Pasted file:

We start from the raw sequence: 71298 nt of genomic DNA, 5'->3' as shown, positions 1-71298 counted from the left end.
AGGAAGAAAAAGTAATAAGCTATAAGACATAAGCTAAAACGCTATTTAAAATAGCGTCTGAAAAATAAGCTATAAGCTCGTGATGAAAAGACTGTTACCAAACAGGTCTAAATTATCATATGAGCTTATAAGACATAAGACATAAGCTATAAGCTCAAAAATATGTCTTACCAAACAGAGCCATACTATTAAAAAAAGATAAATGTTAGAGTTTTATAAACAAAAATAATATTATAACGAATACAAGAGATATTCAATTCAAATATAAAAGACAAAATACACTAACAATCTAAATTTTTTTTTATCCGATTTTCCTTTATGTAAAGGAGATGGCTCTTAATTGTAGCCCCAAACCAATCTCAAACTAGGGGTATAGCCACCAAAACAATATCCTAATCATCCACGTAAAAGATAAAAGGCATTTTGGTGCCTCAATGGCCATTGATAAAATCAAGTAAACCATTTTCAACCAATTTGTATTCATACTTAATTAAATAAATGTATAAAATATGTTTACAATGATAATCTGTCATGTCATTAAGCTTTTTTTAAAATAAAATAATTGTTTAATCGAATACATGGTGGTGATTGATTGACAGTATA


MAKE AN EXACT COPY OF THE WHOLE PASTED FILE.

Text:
We start from the raw sequence: 71298 nt of genomic DNA, 5'->3' as shown, positions 1-71298 counted from the left end.
AGGAAGAAAAAGTAATAAGCTATAAGACATAAGCTAAAACGCTATTTAAAATAGCGTCTGAAAAATAAGCTATAAGCTCGTGATGAAAAGACTGTTACCAAACAGGTCTAAATTATCATATGAGCTTATAAGACATAAGACATAAGCTATAAGCTCAAAAATATGTCTTACCAAACAGAGCCATACTATTAAAAAAAGATAAATGTTAGAGTTTTATAAACAAAAATAATATTATAACGAATACAAGAGATATTCAATTCAAATATAAAAGACAAAATACACTAACAATCTAAATTTTTTTTTATCCGATTTTCCTTTATGTAAAGGAGATGGCTCTTAATTGTAGCCCCAAACCAATCTCAAACTAGGGGTATAGCCACCAAAACAATATCCTAATCATCCACGTAAAAGATAAAAGGCATTTTGGTGCCTCAATGGCCATTGATAAAATCAAGTAAACCATTTTCAACCAATTTGTATTCATACTTAATTAAATAAATGTATAAAATATGTTTACAATGATAATCTGTCATGTCATTAAGCTTTTTTTAAAATAAAATAATTGTTTAATCGAATACATGGTGGTGATTGATTGACAGTATA